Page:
Baby Girl tells the story of teen parent and MC, Missie, and her fight to survive and thrive, by writing songs to the rhythms of her daughter’s nursery rhymes playlist.
Baby Girl won a Northern Writers’ Award from New Writing North and was Faber & Faber FAB Prize Commended.
Can Missie find a way to get herself and her daughter to safety? Can she live her life as the young, music-making mum she longs to be?
Can music set her free?
Cover design – Jo Walker – visit Jo’s website here
Q & A
Why did you write Baby Girl?
I think young parents get a bad press. I work with children and young people and it’s one of the things I care most about in this world. I think young people have so much to offer and teach us. I wanted to give voice to a character not often seen in fiction and give young people the opportunity to either see someone like themselves in print, or learn more about a kind of character they may never have encountered before. I wanted to tell a story about a seemingly insignificant person, suffering terribly, who is also a warrior and living her daily life with great courage and devotion to her daughter, as any good mother would.
Why did you make Missie an MC?
I love music. With my heart and my soul. Music has saved me so many times. I also love words and lyrics and I can both write lyrics and remember lyrics from other songs really easily. I have used these talents and passions to write musicals and create other musical projects in the past. I am a massive fan of grime, rap and all lyrically clever music. Grime music is democratic and accessible, in the way it’s created. Making music, learning an instrument, getting access to a recording studio – all that can seem impossible, when you don’t have a lot. But, these days, if you have a phone and a voice, you can find a way to write lyrics, to share your songs. I love that we get to hear from a generation of voices that might otherwise be unheard. It means you find some of the most real and raw talent in that genre.
Why did you use nursery rhymes in the book?
Everyone knows a nursery rhyme. Nursery rhymes are something universal and yet something Missie can adapt and play with, to tell her own story. By using nursery rhymes that have been passed down to her, and that she is passing on, Missie is part of the musical legacy of humanity.
I wanted to show how you can always find something to create with. We all face challenges, but the impulse to live and to create can be acted upon, whatever we are facing. I also wanted to write lyrics in the book in a way that the reader would be able to understand what they would sound like, out loud. The nursery rhymes indicate that we are in a world between childhood and adulthood, which is exactly where Missie is living right now.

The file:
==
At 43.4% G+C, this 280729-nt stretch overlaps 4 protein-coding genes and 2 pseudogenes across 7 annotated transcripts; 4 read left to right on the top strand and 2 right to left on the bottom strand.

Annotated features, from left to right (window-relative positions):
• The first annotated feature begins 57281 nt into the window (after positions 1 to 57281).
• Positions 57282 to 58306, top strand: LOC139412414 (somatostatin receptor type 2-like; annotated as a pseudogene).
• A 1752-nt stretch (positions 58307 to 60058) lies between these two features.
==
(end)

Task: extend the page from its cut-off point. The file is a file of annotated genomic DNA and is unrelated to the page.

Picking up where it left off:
How did you go about writing the book?
With great difficulty! I began writing Baby Girl on my commute to and from my full-time job. I wrote the first draft this way, entirely in notes on my phone, sitting on the train and tram, as I commuted across Greater Manchester. For my next draft, I moved to my laptop. I wrote early mornings, evenings, weekends, lunch breaks, whenever I could. Within a year of starting work on the novel, I had completed the second draft, which I submitted to the Northern Writers’ Awards and the Faber & Faber FAB Prize.
And then I won a Northern Writers’ Award and was Commended in the FAB Prize! It was wonderful. Such a boost for me and the book. New Writing North and the lovely team there are some of the best people you can meet in this industry. I have had so much support from them since winning the award and I’ve also paid back by visiting schools with New Writing North and running workshops with them and I continue to be supported by them.
After winning the awards, I wrote several more drafts and worked with the expert and generous designer, Jo Walker, to commission and develop a cover. I had lots of support from friends, colleagues and especially my husband and son, as I kept going and going, until I finally published the book.
The story of writing the book is a little like Missie’s story – in terms of her songwriting. I just kept finding a way to do it. Even when I was so tired, even when I thought I couldn’t, I continued. It took three and a half years – from writing the first words, to publishing the book. I hope anyone out there, wondering whether to keep going with something they are working towards, will take inspiration from that. Keep going. Keep chipping away.
Why did you publish Baby Girl independently?
For me, it was about just that – independence. I am really used to making things happen. I work as a writer, producer, director and facilitator and I love to make decisions about my own work and I’m good at it. I wanted to see if I could make Baby Girl happen the way I wanted it to happen.
At one point, shortly after I won the award for the book, I did work with an agent and I was offered a publishing contract, but – long story short – things were not how I wanted them to be. My gut instinct, which I analysed carefully, was to do it my own way. When you sign a publishing contract, you enter into a business relationship with a publisher that will last your entire lifetime and 70 years beyond that. It just wasn’t for me.
I realised I am independent to the core. All the stories and the music, the art, the events, the businesses I like and gravitate towards are independent – big and small. It’s my automatic mindset and really suits me.
Baby Girl is ehw 003